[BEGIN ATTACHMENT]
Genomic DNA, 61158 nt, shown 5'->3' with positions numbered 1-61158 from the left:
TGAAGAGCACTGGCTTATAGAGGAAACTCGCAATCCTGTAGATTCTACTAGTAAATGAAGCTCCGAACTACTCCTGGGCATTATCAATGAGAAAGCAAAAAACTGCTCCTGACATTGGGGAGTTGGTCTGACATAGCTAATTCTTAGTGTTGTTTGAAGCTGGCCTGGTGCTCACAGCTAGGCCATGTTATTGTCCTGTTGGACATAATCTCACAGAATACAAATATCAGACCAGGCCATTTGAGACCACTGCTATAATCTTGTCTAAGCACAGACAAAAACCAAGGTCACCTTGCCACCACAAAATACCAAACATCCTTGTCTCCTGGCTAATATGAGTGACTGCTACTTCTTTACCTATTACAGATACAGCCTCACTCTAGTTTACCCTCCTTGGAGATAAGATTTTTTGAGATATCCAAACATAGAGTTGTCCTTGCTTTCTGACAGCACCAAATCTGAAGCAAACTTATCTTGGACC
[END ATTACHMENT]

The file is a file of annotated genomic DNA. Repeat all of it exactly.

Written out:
Genomic DNA, 61158 nt, shown 5'->3' with positions numbered 1-61158 from the left:
TGAAGAGCACTGGCTTATAGAGGAAACTCGCAATCCTGTAGATTCTACTAGTAAATGAAGCTCCGAACTACTCCTGGGCATTATCAATGAGAAAGCAAAAAACTGCTCCTGACATTGGGGAGTTGGTCTGACATAGCTAATTCTTAGTGTTGTTTGAAGCTGGCCTGGTGCTCACAGCTAGGCCATGTTATTGTCCTGTTGGACATAATCTCACAGAATACAAATATCAGACCAGGCCATTTGAGACCACTGCTATAATCTTGTCTAAGCACAGACAAAAACCAAGGTCACCTTGCCACCACAAAATACCAAACATCCTTGTCTCCTGGCTAATATGAGTGACTGCTACTTCTTTACCTATTACAGATACAGCCTCACTCTAGTTTACCCTCCTTGGAGATAAGATTTTTTGAGATATCCAAACATAGAGTTGTCCTTGCTTTCTGACAGCACCAAATCTGAAGCAAACTTATCTTGGACC